Memories of a Wisconsin Union Scab
When debate turns to unions, as it has of late because of the ugly battle in Wisconsin, I remember my own Badger State experience with organized labor.
It was not a pleasant one. It left a bad taste in my mouth that is still there all these decades later, contributing to the decidedly mixed feelings I have about the whole subject of unions, whether they represent public or private workers. I touched on the episode years ago in another column but can't resist revisiting it.
In 1967, as an Army veteran, a newlywed and a recent graduate from Southwest Missouri State College, I was excited as I set off for my first real job as wire editor - the guy who handled the Associated Press news - with The Janesville (Wis.) Gazette.
I was in for a surprise.
I remember Janesville as a pleasant town of 50,000 Germans and Swedes - who spoke like characters from "Fargo" or "A Prairie Home Companion" - sitting astride the Rock River, not far above the Illinois line.
The area abounded in corn-fed white-tailed deer, which I spent many hours hunting with bow and arrow. More to the point, that whole part of the state, which also included Madison and Milwaukee, was and is strong union territory.
In the job interview, they neglected to mention one minor fact: The family-owned Gazette had reached an impasse in negotiations with the International Typographical Union, which represented composing room employees. This was in the tail end of the "hot type" days, when most papers were still produced in an old-fashioned, labor-intensive way that hadn't advanced much since Gutenberg.
We worked on the second floor of an old downtown building. One day at midmorning, we news types heard a peculiar sound: the noisy clompety-clomp of dozens of printers hurrying down those wooden steps and out onto the broad sidewalk. Dozens of strike signs materialized, and soon we could look down on a genuine picket line all the way around the building.
Some nightmarish moments ensued.
Determined to break the union and not to miss a day of publication, the company pressed my nonunion news colleagues and me into service. For the first week, I spent mornings editing news, writing headlines and laying out pages - then put on an apron and spent my afternoons in the composing room, helping assemble lead type slugs into amateurish-looking pages. Others in different jobs performed similar double duty.
Then the company escalated the war by bringing in a squad of highly paid, well-trained, bull-necked goons from a strikebreaking outfit in Oklahoma to take over the composing room function. These guys were a scary bunch, but at least their provocative presence allowed us to go back to being full-time journalists.
But we were still "scabs," and that's the hostile epithet the strikers screamed in our faces every morning as we crossed their lines.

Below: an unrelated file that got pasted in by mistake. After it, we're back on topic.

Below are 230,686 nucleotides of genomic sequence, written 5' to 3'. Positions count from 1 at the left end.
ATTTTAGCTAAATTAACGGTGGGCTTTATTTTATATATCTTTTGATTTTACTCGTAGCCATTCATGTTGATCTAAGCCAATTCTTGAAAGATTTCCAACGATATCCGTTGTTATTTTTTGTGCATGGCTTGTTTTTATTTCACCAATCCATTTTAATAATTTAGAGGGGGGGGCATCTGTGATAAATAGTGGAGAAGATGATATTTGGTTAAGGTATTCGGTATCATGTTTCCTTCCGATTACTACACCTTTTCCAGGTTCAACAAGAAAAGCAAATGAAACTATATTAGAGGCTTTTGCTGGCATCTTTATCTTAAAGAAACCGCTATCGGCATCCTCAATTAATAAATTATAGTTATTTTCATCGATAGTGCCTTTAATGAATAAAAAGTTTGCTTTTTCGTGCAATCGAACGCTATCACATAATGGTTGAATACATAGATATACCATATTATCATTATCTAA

To make things worse, this came at a time when the big General Motors plant in Janesville shut down its assembly lines for a few weeks to change over from producing one model of gas-guzzling Chevys to another. This freed up hundreds of UAW members to come down and noisily reinforce the ITU picket lines.
Now we scabs had to confront not just dozens of threatening, unruly marchers but hundreds of them. For a while, things got so hairy that the company considered flying us onto the top of the building by helicopter.
Then there were the illegal "secondary boycotts" that the union resorted to. The main such tactic I recall: In an effort to discourage advertisers from doing business with The Gazette, strikers would get their wives to go to supermarkets, fill grocery carts with frozen foods, and then leave them in the aisles to thaw.
And get this: The sticking point wasn't money. The negotiators had agreed on wages. Rather, the union insisted that the contract had to include a make-work "bogus type clause." Under it, the company could use ready-made ads that came in from national agencies - but only after the printers had been paid to create duplicates of them, setting the type, making the engravings, assembling them, proofreading them, and then dumping them in the "hell box" to be melted down again.
The union lost, as it deserved to. Though picketers persisted for a year or two, their numbers ultimately dwindled to two or three bitter sign-carriers huddled against the snowy subarctic wind.
And then, mercifully, they were gone.
Steve Bouser is editor of The Pilot. Contact him at (910) 693-2470 or by e-mail at firstname.lastname@example.org. His new book, "Death of a Pinehurst Princess," is available at The Country Bookshop and other locations.
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